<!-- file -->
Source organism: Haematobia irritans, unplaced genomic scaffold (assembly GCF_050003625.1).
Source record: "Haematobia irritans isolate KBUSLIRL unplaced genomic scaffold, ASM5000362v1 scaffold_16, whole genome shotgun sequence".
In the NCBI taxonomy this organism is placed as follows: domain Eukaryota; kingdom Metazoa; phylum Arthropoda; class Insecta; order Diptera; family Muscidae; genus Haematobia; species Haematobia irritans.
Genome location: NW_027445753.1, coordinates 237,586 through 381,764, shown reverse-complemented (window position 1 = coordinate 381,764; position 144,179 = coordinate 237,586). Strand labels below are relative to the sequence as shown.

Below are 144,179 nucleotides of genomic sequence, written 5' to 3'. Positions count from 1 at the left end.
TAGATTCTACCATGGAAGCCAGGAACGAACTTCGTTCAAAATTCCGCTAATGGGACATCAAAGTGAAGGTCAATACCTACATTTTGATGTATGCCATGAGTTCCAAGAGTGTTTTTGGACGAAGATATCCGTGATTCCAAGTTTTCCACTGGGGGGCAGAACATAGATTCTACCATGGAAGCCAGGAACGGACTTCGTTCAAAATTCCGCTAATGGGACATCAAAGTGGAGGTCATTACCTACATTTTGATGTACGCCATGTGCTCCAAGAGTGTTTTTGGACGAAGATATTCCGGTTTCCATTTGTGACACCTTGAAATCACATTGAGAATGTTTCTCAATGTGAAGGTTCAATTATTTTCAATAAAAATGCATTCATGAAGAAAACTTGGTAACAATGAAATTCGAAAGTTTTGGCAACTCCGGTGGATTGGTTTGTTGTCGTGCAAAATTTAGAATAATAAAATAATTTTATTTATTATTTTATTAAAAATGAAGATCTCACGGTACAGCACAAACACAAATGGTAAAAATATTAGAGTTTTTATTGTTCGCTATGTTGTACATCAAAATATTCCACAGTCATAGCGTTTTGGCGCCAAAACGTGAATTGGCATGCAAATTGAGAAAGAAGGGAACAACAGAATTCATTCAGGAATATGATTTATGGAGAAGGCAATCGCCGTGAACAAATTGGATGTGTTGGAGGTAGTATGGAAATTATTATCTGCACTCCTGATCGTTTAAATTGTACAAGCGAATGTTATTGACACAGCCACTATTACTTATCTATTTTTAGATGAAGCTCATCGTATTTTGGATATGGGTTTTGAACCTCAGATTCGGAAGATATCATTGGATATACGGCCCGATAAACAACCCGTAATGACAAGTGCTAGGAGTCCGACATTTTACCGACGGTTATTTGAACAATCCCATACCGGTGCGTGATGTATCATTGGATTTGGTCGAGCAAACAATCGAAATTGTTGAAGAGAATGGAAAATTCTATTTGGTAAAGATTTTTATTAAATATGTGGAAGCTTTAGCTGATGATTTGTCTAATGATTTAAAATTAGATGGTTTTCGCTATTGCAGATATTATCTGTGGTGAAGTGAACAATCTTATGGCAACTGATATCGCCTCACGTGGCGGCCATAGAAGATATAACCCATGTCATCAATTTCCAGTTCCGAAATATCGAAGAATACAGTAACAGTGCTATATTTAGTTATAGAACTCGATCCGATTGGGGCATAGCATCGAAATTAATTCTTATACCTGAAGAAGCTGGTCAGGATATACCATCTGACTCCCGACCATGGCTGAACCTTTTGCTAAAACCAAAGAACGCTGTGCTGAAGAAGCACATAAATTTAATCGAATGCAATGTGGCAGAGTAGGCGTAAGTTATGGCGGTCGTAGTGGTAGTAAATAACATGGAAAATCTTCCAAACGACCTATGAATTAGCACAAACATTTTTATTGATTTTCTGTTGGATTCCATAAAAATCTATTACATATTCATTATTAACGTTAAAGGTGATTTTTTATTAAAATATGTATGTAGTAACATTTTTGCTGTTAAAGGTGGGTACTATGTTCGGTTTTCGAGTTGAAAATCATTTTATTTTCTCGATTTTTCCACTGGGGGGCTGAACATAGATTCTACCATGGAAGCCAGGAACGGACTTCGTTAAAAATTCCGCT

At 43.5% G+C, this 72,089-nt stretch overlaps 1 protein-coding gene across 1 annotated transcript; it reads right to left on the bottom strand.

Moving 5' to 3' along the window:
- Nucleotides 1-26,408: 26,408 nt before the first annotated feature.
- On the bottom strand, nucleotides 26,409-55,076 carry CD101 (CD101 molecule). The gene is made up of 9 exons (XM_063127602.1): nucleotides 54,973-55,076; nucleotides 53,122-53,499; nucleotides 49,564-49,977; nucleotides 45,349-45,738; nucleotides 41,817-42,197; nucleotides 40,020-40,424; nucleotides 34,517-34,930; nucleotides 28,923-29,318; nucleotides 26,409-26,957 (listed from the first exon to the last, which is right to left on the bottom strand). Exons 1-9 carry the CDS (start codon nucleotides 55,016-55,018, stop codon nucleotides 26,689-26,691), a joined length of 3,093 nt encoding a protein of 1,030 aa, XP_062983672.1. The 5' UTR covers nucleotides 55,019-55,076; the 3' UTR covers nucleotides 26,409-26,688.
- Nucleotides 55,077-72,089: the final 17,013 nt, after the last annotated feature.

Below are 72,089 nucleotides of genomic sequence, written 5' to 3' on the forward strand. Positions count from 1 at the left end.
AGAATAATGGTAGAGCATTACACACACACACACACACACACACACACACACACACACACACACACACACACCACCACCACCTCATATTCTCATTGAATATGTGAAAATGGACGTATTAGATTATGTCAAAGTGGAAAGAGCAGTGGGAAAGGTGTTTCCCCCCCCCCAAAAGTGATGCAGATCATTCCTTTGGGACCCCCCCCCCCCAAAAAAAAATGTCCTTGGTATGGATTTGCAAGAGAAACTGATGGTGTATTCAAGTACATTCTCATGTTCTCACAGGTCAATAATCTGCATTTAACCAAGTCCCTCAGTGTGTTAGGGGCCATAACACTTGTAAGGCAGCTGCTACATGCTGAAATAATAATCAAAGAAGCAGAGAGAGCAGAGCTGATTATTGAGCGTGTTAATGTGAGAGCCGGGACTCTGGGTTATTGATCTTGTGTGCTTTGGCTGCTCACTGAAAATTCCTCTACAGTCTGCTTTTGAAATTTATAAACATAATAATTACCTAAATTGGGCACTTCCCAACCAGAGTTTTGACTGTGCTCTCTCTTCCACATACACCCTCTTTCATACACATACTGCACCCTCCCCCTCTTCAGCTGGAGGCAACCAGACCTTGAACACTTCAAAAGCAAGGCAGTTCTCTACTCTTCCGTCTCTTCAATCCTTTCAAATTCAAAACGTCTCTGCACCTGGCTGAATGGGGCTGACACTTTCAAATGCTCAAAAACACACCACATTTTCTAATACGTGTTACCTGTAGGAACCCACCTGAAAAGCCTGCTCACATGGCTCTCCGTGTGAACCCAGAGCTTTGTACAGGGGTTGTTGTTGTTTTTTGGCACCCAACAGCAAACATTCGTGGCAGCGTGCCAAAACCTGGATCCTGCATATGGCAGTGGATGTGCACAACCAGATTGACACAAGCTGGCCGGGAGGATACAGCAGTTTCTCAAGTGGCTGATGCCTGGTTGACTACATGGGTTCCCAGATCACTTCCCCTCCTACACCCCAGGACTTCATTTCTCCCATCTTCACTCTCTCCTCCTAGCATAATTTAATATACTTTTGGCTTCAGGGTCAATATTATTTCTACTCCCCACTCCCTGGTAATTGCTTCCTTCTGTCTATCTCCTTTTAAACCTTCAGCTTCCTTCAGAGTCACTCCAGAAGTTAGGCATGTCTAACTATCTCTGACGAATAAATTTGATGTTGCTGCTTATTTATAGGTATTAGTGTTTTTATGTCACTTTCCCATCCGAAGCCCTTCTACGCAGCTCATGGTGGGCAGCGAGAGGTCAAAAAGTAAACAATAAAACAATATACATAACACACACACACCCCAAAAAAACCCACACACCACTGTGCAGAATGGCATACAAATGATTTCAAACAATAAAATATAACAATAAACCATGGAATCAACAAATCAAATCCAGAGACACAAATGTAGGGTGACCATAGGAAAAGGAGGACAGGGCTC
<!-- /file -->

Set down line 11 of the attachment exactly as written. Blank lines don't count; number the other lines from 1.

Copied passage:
- Nucleotides 55,077-72,089: the final 17,013 nt, after the last annotated feature.